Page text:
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Safety Assessments

Transportation Council
Eoin Wrafter, Commissioner


Mark Debald, Transportation Program Administrator

The Federal Highway Administration (FHWA) defines a Safety Assessment as a formal safety examination of an existing or planned transportation facility (e.g. road, intersection, sidewalk, or trail) by an independent, multi-disciplinary team of stakeholders (Safety Assessment Team). Regardless of where they are done or by whom, Safety Assessments strive to address potential safety issues and identify solutions that improve the safety of all road users – whether a walker, bicyclist, bus passenger, or driver. FHWA promotes the use of Safety Assessments as a cost effective tool to improve roadway safety. However, a Safety Assessment is not a quality control measure for reviewing a proposed design. With these tenets in mind, Safety Assessments attempt to answer three basic questions:

  1. What elements of the road may present a safety concern: to what extent, to which road users, and under what circumstances?
  2. What opportunities exist to eliminate or mitigate identified safety concerns?
  3. Are there low cost solutions or countermeasures that would improve safety?

In 2012 the Council initiated a program of Safety Assessments to improve conditions on high-crash, County-owned highways.  The impetus for this was two-fold: 1) a desire to leverage staff knowledge and federal planning funds to assist local communities and improve safety, and 2) a response to research conducted by the FHWA through its RSA program, and the New York State Association of Metropolitan Planning Organizations (NYSAMPO) through its Safety Assessment Guidelines. To date, the Council has completed four assessments:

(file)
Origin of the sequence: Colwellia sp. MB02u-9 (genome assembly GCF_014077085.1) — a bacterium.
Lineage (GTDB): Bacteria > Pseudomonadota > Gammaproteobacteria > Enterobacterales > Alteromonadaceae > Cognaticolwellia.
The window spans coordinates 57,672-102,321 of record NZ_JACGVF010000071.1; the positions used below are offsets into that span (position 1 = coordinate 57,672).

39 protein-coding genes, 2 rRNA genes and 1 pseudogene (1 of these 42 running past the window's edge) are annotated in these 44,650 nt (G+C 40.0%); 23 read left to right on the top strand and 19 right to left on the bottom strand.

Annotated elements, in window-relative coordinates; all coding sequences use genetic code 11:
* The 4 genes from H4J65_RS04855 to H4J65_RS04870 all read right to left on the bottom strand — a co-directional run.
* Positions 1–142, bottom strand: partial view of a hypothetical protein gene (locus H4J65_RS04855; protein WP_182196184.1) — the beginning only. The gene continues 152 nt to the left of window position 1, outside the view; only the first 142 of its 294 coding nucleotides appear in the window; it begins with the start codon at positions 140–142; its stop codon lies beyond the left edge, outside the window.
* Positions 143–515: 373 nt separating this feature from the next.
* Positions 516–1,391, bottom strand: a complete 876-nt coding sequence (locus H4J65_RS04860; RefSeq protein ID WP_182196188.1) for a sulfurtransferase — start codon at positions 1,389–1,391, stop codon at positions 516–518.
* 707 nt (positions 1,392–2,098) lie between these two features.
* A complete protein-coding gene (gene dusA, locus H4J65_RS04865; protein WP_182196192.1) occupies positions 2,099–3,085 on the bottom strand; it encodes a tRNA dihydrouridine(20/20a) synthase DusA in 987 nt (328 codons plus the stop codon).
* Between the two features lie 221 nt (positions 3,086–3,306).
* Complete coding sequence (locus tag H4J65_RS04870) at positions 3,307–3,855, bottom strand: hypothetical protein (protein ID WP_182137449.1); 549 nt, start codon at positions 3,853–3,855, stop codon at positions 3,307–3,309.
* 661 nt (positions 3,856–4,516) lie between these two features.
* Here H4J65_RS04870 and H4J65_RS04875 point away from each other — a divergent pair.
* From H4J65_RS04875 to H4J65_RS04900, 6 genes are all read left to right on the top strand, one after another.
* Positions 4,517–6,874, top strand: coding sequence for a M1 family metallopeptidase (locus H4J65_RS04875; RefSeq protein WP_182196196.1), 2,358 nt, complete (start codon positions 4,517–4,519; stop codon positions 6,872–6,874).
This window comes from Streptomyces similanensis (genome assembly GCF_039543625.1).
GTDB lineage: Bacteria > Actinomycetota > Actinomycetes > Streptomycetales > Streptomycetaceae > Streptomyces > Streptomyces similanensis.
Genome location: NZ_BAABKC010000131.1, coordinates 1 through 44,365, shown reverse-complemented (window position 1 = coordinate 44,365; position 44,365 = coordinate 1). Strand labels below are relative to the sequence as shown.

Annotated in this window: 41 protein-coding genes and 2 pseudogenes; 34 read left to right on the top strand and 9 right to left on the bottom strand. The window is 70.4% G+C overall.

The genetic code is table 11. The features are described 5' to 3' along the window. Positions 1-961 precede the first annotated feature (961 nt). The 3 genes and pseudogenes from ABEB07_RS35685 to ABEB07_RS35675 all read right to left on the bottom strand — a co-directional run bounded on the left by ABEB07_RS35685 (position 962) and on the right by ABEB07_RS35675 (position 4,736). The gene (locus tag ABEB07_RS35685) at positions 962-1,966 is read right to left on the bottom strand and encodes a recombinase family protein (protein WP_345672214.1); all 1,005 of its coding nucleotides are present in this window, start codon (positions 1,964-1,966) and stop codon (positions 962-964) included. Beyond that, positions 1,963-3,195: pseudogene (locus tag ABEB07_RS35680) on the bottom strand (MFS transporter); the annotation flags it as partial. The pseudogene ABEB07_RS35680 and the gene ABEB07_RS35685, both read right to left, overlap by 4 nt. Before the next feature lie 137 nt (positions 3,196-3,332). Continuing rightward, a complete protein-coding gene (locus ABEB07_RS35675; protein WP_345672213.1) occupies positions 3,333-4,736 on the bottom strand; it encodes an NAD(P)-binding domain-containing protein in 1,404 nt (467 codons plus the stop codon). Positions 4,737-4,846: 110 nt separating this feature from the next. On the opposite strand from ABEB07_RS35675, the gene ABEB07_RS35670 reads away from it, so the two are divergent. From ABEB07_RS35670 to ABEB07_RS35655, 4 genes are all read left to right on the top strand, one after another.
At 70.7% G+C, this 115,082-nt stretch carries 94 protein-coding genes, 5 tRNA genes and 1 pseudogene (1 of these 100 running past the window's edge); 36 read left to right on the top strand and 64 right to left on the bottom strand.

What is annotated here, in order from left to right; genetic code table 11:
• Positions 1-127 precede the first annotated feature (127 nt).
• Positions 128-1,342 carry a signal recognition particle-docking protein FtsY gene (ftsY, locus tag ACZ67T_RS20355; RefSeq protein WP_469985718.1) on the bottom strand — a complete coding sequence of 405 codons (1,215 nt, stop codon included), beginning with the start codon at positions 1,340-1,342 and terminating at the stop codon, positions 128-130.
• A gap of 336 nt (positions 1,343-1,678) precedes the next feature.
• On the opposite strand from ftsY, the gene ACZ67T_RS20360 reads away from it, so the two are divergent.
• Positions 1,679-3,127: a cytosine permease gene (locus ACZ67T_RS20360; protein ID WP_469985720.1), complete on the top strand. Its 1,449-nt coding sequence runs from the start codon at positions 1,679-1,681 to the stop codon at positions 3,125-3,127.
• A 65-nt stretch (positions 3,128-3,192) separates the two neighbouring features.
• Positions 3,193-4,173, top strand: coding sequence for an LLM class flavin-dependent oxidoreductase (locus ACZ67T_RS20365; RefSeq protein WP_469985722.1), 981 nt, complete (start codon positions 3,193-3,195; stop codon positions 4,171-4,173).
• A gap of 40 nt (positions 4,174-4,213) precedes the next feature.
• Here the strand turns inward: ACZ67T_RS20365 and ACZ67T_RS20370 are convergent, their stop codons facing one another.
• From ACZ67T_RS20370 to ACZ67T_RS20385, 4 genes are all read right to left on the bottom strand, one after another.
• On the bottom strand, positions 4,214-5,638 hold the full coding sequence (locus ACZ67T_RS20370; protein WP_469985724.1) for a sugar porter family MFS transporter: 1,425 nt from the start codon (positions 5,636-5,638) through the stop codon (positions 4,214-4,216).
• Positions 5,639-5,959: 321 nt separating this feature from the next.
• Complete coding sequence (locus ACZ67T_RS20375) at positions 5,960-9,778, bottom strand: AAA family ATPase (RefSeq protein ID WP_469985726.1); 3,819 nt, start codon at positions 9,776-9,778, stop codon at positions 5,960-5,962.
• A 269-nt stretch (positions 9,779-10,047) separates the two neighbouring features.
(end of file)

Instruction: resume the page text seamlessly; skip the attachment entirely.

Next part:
1. CR9 (Beekman Rd) in the Town of Beekman
  2. CR16 (North Quaker Ln) in the Town of Hyde Park
  3. CR19 (Slate Quarry Rd) in the Town of Rhinebeck
  4. Main St./Innis Ave./Worral Ave. in the City of Poughkeepsie

The Council chose these locations based on an analysis of crash data from the NYS Accident Location Information System (ALIS) database and input from the Dutchess County Department of Public Works (DCDPW) and local municipalities. The three locations, all with above average crash rates, have provided the Council with an excellent opportunity to apply the Safety Assessment process at the local level. The Safety Assessments adhere to the guidelines set forth in the 2008 NYSAMPO Safety Assessment Guidelines.